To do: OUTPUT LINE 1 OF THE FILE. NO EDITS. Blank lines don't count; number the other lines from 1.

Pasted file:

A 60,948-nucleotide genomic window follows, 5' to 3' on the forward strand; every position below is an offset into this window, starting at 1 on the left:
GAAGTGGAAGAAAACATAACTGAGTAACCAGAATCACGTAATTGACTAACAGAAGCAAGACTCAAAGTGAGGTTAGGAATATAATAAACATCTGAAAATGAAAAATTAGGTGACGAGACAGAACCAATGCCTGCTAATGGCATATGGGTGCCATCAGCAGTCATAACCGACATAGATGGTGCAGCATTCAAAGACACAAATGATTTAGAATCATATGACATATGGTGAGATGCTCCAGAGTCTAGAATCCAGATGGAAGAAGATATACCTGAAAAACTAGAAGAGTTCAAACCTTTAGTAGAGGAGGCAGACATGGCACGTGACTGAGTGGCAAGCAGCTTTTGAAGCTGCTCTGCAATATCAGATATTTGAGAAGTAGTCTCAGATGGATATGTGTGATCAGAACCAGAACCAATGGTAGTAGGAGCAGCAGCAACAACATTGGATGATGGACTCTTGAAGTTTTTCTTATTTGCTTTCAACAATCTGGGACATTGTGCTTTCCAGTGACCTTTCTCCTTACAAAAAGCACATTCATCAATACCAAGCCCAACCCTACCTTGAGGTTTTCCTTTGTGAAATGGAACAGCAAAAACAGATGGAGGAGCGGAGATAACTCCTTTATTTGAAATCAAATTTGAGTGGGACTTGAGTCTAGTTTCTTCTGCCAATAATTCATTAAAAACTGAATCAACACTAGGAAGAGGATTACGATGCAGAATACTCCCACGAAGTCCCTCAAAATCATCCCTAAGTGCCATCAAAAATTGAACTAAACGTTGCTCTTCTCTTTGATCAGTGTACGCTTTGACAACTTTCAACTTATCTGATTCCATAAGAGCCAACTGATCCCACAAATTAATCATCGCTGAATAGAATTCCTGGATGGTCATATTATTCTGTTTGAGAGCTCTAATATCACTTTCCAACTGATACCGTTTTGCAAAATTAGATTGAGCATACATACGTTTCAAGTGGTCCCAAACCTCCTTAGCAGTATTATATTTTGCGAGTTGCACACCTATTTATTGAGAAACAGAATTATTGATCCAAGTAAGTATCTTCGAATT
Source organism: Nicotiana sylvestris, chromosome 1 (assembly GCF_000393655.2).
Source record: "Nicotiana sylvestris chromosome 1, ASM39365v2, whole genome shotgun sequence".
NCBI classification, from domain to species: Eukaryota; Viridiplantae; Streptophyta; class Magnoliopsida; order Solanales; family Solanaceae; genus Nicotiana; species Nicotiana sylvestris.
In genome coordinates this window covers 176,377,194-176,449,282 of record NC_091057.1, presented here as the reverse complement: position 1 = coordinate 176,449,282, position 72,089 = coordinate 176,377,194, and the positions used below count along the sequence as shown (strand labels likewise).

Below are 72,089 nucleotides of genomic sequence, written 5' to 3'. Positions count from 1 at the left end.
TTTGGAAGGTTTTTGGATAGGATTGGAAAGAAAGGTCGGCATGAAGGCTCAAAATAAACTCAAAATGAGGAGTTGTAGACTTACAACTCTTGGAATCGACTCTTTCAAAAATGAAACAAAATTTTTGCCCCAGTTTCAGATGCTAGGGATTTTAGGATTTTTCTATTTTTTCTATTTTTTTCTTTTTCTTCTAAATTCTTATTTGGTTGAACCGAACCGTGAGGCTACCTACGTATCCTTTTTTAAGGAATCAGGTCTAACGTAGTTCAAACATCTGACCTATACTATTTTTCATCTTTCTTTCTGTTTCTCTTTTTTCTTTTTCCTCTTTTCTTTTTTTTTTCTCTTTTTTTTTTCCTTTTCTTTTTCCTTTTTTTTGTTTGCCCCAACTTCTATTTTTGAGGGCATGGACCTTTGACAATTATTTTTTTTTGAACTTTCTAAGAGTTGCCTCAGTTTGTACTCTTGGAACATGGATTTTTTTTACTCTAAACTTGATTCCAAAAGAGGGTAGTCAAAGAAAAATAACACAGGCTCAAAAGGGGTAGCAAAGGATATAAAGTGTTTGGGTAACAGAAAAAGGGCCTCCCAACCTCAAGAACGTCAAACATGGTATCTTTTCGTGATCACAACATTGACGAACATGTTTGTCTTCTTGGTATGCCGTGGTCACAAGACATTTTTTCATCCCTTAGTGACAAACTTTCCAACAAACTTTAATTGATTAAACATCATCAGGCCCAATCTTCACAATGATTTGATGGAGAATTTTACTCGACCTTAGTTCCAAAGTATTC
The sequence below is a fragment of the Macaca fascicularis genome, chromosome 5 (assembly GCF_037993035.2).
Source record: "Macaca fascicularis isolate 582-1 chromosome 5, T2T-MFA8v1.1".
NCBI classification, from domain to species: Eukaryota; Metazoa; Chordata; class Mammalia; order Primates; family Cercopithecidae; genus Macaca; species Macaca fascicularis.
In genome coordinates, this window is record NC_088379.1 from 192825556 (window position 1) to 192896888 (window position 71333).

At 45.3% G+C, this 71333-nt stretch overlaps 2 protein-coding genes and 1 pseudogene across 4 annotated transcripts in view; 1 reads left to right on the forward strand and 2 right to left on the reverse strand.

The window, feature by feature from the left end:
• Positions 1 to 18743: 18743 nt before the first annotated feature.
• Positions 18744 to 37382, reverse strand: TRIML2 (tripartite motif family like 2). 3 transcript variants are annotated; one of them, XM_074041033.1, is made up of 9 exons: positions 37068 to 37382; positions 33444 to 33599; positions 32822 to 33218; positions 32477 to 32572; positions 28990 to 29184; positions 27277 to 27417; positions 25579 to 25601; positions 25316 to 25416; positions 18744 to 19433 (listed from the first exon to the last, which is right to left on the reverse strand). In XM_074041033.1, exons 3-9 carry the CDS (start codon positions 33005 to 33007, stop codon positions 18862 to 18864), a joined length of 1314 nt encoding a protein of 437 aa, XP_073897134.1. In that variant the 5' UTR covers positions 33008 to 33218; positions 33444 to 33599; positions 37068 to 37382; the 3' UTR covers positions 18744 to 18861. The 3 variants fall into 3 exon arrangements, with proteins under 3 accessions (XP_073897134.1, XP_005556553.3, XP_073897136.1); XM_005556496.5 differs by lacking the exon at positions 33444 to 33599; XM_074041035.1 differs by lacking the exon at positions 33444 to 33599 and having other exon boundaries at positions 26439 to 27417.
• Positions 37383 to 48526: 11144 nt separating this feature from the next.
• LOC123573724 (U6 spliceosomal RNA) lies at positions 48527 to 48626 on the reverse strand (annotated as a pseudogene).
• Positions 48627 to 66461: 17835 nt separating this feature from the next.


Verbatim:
A 60,948-nucleotide genomic window follows, 5' to 3' on the forward strand; every position below is an offset into this window, starting at 1 on the left: